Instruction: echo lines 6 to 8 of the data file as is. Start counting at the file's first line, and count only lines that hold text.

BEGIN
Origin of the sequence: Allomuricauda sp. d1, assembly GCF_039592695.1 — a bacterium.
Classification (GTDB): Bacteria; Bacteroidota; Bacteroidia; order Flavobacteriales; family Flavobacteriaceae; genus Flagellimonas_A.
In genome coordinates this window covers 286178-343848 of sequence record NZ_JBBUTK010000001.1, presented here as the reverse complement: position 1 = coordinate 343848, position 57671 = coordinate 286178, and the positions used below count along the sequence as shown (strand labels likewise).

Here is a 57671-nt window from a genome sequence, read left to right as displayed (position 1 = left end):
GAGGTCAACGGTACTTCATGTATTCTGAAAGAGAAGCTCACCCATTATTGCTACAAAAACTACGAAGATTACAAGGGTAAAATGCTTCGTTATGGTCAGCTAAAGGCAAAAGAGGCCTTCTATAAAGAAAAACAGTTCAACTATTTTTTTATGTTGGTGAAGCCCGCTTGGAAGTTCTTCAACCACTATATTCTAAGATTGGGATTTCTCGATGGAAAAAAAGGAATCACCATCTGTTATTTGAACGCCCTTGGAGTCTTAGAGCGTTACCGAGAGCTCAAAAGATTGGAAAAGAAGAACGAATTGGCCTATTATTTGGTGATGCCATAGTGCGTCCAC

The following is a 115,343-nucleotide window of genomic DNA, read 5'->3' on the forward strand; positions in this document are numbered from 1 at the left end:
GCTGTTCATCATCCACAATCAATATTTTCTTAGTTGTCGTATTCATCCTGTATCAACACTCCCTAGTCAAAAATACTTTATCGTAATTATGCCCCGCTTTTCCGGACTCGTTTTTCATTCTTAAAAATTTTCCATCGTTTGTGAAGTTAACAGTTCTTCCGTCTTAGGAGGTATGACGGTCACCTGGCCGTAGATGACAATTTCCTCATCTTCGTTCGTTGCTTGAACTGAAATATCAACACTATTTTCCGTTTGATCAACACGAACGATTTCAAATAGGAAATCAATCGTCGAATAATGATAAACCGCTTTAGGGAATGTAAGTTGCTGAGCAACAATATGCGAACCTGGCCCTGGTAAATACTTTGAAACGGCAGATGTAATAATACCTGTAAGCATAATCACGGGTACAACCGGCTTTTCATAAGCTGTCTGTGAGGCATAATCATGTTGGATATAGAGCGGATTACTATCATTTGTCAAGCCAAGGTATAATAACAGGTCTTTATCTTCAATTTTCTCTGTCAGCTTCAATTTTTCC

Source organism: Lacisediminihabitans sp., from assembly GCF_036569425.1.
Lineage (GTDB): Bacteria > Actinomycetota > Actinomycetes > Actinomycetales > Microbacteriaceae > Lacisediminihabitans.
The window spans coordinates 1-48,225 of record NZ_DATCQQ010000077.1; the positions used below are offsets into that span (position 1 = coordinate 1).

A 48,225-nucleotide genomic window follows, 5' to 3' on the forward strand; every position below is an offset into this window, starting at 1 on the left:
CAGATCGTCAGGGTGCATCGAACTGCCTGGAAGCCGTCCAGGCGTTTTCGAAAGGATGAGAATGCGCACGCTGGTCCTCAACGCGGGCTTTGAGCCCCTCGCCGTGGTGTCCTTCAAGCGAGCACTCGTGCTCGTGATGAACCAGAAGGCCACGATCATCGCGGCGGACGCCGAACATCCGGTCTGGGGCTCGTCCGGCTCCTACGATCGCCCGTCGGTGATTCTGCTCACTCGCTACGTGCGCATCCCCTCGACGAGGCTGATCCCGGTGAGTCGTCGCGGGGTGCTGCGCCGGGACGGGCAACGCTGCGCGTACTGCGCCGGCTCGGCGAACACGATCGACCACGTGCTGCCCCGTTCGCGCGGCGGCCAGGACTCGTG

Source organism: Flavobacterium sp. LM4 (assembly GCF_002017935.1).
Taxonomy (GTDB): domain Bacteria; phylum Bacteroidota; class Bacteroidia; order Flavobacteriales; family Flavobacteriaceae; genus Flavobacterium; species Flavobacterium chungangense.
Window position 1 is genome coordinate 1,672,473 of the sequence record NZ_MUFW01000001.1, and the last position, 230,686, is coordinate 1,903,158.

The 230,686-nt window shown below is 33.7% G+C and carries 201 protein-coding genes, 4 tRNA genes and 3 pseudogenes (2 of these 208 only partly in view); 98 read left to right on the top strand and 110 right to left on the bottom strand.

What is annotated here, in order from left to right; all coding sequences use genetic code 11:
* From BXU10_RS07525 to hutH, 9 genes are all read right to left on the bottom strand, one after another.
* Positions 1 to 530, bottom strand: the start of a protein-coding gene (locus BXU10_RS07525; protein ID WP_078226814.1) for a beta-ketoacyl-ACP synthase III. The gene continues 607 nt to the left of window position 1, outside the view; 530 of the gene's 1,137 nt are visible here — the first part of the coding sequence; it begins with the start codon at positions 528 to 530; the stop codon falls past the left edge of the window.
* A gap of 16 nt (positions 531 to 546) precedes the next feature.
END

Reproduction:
The following is a 115,343-nucleotide window of genomic DNA, read 5'->3' on the forward strand; positions in this document are numbered from 1 at the left end:
GCTGTTCATCATCCACAATCAATATTTTCTTAGTTGTCGTATTCATCCTGTATCAACACTCCCTAGTCAAAAATACTTTATCGTAATTATGCCCCGCTTTTCCGGACTCGTTTTTCATTCTTAAAAATTTTCCATCGTTTGTGAAGTTAACAGTTCTTCCGTCTTAGGAGGTATGACGGTCACCTGGCCGTAGATGACAATTTCCTCATCTTCGTTCGTTGCTTGAACTGAAATATCAACACTATTTTCCGTTTGATCAACACGAACGATTTCAAATAGGAAATCAATCGTCGAATAATGATAAACCGCTTTAGGGAATGTAAGTTGCTGAGCAACAATATGCGAACCTGGCCCTGGTAAATACTTTGAAACGGCAGATGTAATAATACCTGTAAGCATAATCACGGGTACAACCGGCTTTTCATAAGCTGTCTGTGAGGCATAATCATGTTGGATATAGAGCGGATTACTATCATTTGTCAAGCCAAGGTATAATAACAGGTCTTTATCTTCAATTTTCTCTGTCAGCTTCAATTTTTCC

Source organism: Lacisediminihabitans sp., from assembly GCF_036569425.1.